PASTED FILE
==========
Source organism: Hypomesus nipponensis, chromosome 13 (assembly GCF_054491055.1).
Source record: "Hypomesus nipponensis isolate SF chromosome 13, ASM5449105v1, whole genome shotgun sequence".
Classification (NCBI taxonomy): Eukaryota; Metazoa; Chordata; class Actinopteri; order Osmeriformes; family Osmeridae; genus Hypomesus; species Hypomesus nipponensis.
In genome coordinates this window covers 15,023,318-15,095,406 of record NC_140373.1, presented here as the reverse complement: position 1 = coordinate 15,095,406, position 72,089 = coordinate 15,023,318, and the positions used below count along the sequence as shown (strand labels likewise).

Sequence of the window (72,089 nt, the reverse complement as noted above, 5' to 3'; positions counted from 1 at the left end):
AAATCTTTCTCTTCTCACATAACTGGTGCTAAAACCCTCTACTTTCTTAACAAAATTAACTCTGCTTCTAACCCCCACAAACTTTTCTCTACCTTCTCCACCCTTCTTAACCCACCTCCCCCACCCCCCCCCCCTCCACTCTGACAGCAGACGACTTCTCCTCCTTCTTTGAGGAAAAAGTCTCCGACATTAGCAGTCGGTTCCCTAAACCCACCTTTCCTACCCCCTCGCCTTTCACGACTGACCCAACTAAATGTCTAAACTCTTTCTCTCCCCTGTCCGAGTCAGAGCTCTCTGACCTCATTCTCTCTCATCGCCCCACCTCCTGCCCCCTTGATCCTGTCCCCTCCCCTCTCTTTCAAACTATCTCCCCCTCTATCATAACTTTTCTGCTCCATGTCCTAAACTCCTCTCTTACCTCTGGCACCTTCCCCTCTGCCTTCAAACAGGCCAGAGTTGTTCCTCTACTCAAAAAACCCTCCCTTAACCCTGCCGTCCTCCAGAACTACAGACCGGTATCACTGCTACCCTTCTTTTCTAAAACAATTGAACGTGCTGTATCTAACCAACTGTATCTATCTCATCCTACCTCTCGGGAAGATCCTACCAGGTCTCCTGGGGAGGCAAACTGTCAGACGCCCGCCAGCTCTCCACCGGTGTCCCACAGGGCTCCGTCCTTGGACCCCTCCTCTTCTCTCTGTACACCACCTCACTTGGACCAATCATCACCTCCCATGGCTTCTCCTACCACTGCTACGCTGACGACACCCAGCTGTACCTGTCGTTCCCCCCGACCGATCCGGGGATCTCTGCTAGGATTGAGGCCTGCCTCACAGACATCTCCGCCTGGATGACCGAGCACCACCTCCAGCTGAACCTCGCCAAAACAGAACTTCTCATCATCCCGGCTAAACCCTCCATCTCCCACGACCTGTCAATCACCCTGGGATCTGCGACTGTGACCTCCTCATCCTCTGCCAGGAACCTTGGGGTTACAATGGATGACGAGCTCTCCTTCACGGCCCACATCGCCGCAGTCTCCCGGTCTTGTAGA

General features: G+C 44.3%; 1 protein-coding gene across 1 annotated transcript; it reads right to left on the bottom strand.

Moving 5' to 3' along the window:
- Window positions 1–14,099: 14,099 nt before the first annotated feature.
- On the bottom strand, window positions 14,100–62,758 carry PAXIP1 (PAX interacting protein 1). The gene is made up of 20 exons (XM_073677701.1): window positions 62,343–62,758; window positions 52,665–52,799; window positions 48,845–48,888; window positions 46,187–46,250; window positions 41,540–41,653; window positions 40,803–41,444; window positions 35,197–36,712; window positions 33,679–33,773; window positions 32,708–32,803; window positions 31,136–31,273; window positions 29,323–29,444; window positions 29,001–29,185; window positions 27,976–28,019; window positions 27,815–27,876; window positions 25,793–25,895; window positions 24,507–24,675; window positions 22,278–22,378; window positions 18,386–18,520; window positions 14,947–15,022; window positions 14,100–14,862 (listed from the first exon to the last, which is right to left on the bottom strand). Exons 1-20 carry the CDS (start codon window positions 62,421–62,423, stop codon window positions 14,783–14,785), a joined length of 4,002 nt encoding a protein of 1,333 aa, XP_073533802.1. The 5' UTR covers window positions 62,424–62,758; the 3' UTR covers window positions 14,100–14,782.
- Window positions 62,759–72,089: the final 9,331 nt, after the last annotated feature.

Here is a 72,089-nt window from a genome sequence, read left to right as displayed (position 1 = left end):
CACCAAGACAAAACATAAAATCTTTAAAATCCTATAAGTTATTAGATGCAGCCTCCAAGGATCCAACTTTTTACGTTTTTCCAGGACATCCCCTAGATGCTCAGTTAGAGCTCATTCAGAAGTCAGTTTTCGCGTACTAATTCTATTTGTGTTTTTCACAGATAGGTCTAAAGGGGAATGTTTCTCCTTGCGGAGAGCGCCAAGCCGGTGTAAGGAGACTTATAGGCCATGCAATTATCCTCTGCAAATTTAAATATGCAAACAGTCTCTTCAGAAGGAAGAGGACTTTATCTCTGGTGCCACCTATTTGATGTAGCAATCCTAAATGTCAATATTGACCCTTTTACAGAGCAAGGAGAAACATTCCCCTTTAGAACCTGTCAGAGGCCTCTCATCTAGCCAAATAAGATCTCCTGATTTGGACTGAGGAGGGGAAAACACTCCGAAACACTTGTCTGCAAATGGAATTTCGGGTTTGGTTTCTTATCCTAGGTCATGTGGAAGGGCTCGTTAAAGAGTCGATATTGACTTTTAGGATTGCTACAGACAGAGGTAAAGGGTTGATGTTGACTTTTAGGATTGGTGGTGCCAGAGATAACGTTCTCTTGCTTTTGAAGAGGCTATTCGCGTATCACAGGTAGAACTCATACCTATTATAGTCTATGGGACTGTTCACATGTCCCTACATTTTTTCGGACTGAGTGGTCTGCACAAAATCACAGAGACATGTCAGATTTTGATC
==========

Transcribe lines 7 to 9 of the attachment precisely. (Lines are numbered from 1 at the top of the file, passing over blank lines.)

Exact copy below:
General features: G+C 44.3%; 1 protein-coding gene across 1 annotated transcript; it reads right to left on the bottom strand.

Moving 5' to 3' along the window:
- Window positions 1–14,099: 14,099 nt before the first annotated feature.